Reviews: 5/2004

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>>> Key

  • . Frozen In Time (10 Below)
  • . . On Thin Ice (Playable)
  • . . . Icebreaker (Solid)
  • . . . . Sonic Ice (Repeat)
  • . . . . .Avalanche (Classic)

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  • THE HAFLER TRIO :: The Sea Org
  • CD: Korm Plastics
  • . . . . .

    704 image 2 :: This is a super sized, invigorated revision to the original 1987 10″ release, originally on Touch. This version painstakingly reproduced and beefed up by the offices of Korm Plastics (aka Frans de Waard) is truly a sight to behold, and worth every last one of those euros you will shell out for it. This is a masterwork, remastered including gorgeous translucent text, a mini poster and post card, and an extensive booklet with reproduced images and background on Andrew McKenzie’s thoughts and the correlations he has made with the experimental artwork of Edward Moolenbeek. It even includes a bonus .mov file for your viewing pleasure. The disc includes four bonus tracks (8 in all) that are a dizzying array of fractured jazz and air raids. Squeaky wheels keep on churning, missiles keep on sailing. These sound like the field recordings from someone’s very private journal. A journey through populated train depots, scattered heels running, distorted boarding calls, violins bent to sound like cows, indistinguishable Nazi rhetoric beyond consumable recognition and a gentlemanly thank you to the invisible audience to polite bodiless applause. And that’s just after track one! Pagan owls chant like drunk UFO’s while schoolyard kid chants mutate into fat men and overfull circus animal balloons being launched with helium and laughing gas. Gun shots ring out in the spray of warped drone, and they aren’t bearing old fashioned muskets.

    The vortex of a sick and dying vacuum is what you hear, but what actually is The Sea Org? Details start to make emerge once you drift into a deeper space of archival cut-ups, alarms and a false-start primal scream. But the smattering of intriguing, and still beguiling elements arrive through the word, image and sound, none are directly linked, although they all remain intently obtuse. And that is part of the majesty of such free-form communication, open canvas expressionism. But McKenzie has a twisted ability to both dupe his captive audience while leaving them every single key. Just walk through any of the dedicated websites at brainwashed.com to further puzzle yourself. But the funhouse effect is flat in comparison to what remains the larger dialogue in the work, the science and intrinsic beauty of the art.

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  • ANDREW LILES :: Miscellany Deluxe
  • 13xCDR: www.andrewliles.com
  • . . . . .

    704 image 3 :: Where do you start with such a body of unfamiliar work? Well, I decided to just bite into this new box of Miscellany including 13 CDR’s in a beautifully handmade, embossed packaging. With extra material, live recordings and alternative mixes this is especially a treat for those who came to know Andrew Liles work after he started making sound back in 1984. The artwork is playfully odd and minimal, graphically simple but somehow imbedded with perversity. The box acts as an unabridged collection of his last two decades, so when I picked up the live Love Song (originally a limited edition of 100 10″ vinyl records on Macrophonies) I knew I was on to something. This brooding, intricate mix of electric waves, variable static and uninterruptible goings-on is like the sound you hear when you are half asleep in an 18 wheeler going 60 down an open road past midnight –sparse and elegant with an alien visitation or two.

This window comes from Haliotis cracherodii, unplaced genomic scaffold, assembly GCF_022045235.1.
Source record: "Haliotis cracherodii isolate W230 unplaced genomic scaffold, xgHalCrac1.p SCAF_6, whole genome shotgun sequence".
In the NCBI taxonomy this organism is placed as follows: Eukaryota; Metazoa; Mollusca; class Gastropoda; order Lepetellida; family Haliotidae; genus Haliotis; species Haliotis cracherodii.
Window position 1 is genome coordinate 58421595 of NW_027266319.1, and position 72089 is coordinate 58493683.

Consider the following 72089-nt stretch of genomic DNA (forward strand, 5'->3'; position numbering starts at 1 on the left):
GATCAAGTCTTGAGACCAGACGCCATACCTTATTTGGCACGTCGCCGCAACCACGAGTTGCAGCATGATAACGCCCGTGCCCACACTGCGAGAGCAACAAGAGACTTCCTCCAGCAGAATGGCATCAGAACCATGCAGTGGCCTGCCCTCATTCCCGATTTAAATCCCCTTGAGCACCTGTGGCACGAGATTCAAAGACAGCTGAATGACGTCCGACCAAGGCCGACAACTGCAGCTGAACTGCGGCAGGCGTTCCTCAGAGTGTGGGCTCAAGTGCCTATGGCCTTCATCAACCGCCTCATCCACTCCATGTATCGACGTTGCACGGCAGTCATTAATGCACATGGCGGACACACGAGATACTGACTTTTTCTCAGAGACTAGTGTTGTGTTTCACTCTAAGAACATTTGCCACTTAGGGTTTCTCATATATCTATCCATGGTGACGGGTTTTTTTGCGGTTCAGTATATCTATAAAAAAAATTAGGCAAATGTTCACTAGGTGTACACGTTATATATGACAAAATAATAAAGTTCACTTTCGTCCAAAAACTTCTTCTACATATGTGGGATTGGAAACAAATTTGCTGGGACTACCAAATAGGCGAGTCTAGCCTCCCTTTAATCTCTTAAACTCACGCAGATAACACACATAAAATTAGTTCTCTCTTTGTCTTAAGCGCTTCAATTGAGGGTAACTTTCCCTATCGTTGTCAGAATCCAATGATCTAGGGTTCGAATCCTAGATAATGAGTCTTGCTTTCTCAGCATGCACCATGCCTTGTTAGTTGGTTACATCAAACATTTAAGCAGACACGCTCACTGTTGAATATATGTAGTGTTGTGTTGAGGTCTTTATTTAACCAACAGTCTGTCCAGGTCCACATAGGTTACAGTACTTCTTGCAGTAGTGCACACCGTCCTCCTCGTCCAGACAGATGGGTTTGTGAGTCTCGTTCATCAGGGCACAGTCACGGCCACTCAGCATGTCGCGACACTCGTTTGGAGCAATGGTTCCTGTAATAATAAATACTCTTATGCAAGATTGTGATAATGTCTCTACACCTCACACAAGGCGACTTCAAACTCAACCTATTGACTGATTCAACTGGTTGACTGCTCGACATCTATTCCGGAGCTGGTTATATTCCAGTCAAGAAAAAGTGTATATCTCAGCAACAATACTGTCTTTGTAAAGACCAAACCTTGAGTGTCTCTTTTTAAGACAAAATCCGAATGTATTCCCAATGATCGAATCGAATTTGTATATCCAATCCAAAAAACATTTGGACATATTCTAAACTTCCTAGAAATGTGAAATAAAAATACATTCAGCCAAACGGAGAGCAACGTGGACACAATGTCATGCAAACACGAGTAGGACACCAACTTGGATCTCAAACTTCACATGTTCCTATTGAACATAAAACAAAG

The phrase “suck it” turns “The Bulbs of the Vestibule (remix)” into a disturbing comment on porn, only there is nothing even slightly sexy about this recording. On Mob Rules (2000), what was once a promotional CDR incorporates a bonus live track. The title cut splits my channeled head with indulgent atonal blasts and circular echoes. Educational voice tapes are blended into the mix to add a corporate authoritarian voice speaking of society and down syndrome. The sounds of children contained by a playground with a layer of sputtering percussion attempt to dust off memories while emphasizing that the socialization of youngsters may have caustic results, a sort of yin-yang of past and future.

    Next up are recordings made between 1984-88 and my favorite title in the bunch, My Pink Derriére. An instant fairytale with the rhythm of a lost DIY soundtrack as illustrated by the virtually warped “Bendy Building (edit).” This showcases a certain pervasive habit for Liles using voiceover samples, crossed with hysterical beats and circus humor – an accordion here, heavy breathing there. All along you realize that there are some true, revealing themes throughout Liles’ work but they are all sort of secretive, somewhat sacred you might say. He’s like a mad doctor who drank an experimental elixir that was still in its development stage, but somehow between a state of still life coma and the dramatic re-enactment of live cultures something has gone terribly awry. Though he still manages to present work that creeks fearfully yet can use a traditional Japanese vibe at the same time and make it work as on “Who is Glenn Larcombe?” By adding three new tracks (originally called “Fear of Flying”) to the previous live event recording (at Rective, London) Liles has made a full-length out of the hauntingly poignant Aviatophobia. One of these unreleased tracks, “37,000 feet” is just all wind beneath its wings, but instead of being big gusts its more like one of those lazy Sunday midday warm breezes that takes randomly strewn debris slowly in its path. A creepy ambience dusted with the allure of the paler side of Fellini’s “La Strada.”

    If you are interested in the perimeter of imagination, enjoy the work or Mirror, Asmus Tietchens and Jonathan Coleclough or if you just want to be purely brainwashed you can rest assured that every penny spent on this set will be an essential return on your sensory investment.

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  • STRAIGHT OUTTA MONGOLIA
  • The Redundancy of Saying Sorry
  • CDR EP: Fencing Flatwork Recordings
  • . . .